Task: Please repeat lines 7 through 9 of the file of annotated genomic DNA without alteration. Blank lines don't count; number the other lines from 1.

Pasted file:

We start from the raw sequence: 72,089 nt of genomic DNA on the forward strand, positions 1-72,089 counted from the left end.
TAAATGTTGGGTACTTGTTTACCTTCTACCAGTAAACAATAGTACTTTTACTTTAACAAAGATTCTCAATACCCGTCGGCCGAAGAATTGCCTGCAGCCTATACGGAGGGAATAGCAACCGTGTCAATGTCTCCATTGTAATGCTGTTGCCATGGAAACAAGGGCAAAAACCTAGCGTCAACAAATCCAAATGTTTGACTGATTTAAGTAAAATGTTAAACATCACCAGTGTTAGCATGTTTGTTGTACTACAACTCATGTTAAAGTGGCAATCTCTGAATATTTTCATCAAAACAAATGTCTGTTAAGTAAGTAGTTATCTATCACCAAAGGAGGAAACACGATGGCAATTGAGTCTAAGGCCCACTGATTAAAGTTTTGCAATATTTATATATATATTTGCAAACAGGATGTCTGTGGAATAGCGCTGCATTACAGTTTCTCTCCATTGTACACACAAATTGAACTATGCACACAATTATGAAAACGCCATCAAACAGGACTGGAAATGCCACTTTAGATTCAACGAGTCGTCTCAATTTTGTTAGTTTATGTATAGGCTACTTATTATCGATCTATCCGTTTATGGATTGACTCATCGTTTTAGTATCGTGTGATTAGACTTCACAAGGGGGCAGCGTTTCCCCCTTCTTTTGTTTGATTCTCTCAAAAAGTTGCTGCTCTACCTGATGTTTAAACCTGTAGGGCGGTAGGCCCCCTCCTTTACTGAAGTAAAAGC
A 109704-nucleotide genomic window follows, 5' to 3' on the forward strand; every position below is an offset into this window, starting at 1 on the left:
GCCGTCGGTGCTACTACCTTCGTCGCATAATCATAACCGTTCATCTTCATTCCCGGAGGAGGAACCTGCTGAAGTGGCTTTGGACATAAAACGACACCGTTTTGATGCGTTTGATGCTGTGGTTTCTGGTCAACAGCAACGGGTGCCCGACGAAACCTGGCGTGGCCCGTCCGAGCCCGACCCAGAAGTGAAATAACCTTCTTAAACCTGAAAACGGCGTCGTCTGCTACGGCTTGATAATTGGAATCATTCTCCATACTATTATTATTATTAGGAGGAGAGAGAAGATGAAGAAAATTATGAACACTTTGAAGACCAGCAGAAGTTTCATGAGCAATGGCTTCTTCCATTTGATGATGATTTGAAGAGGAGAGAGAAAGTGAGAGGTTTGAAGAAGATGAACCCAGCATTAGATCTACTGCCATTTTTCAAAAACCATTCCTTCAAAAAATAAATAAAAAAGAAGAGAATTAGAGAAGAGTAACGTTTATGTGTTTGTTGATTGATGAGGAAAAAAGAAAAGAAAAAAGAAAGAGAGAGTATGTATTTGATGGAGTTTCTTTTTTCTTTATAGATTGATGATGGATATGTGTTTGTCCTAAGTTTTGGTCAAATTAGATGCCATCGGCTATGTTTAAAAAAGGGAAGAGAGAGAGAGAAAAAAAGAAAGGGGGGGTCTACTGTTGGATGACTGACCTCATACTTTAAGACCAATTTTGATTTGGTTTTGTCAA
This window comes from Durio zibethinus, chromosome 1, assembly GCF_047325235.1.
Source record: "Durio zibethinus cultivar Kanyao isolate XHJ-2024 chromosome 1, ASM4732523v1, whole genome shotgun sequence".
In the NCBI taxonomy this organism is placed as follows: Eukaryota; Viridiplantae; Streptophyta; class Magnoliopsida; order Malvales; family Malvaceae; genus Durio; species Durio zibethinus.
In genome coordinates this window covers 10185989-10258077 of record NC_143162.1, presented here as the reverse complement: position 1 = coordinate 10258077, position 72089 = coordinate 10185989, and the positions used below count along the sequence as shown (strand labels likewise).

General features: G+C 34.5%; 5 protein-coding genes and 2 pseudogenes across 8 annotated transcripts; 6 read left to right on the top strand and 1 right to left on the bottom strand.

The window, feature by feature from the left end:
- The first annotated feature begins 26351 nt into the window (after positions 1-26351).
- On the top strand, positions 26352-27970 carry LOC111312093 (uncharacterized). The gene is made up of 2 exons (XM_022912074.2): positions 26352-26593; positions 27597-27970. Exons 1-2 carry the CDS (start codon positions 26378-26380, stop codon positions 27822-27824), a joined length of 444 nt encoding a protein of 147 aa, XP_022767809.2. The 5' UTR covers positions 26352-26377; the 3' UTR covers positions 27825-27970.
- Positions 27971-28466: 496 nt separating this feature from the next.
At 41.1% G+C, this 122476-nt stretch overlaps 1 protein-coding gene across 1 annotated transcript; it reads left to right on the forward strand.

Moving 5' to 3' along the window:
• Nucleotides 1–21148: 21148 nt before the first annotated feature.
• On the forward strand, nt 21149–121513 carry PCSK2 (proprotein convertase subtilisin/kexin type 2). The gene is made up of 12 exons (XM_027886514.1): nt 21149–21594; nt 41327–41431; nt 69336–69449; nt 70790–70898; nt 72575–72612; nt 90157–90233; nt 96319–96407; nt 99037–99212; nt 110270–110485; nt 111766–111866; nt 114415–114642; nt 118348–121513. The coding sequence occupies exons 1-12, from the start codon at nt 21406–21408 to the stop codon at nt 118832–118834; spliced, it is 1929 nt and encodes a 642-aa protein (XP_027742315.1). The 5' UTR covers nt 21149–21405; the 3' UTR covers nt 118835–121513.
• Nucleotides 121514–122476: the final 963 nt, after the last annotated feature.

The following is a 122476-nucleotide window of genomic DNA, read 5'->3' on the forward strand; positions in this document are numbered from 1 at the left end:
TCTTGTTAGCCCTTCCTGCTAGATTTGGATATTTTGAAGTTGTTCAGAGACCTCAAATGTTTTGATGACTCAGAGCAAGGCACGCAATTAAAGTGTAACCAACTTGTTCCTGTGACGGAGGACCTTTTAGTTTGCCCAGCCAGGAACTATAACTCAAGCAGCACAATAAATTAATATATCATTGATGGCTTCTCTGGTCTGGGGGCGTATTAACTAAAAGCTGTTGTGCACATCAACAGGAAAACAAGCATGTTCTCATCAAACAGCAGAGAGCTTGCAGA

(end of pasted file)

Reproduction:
In the NCBI taxonomy this organism is placed as follows: Eukaryota; Viridiplantae; Streptophyta; class Magnoliopsida; order Malvales; family Malvaceae; genus Durio; species Durio zibethinus.
In genome coordinates this window covers 10185989-10258077 of record NC_143162.1, presented here as the reverse complement: position 1 = coordinate 10258077, position 72089 = coordinate 10185989, and the positions used below count along the sequence as shown (strand labels likewise).

General features: G+C 34.5%; 5 protein-coding genes and 2 pseudogenes across 8 annotated transcripts; 6 read left to right on the top strand and 1 right to left on the bottom strand.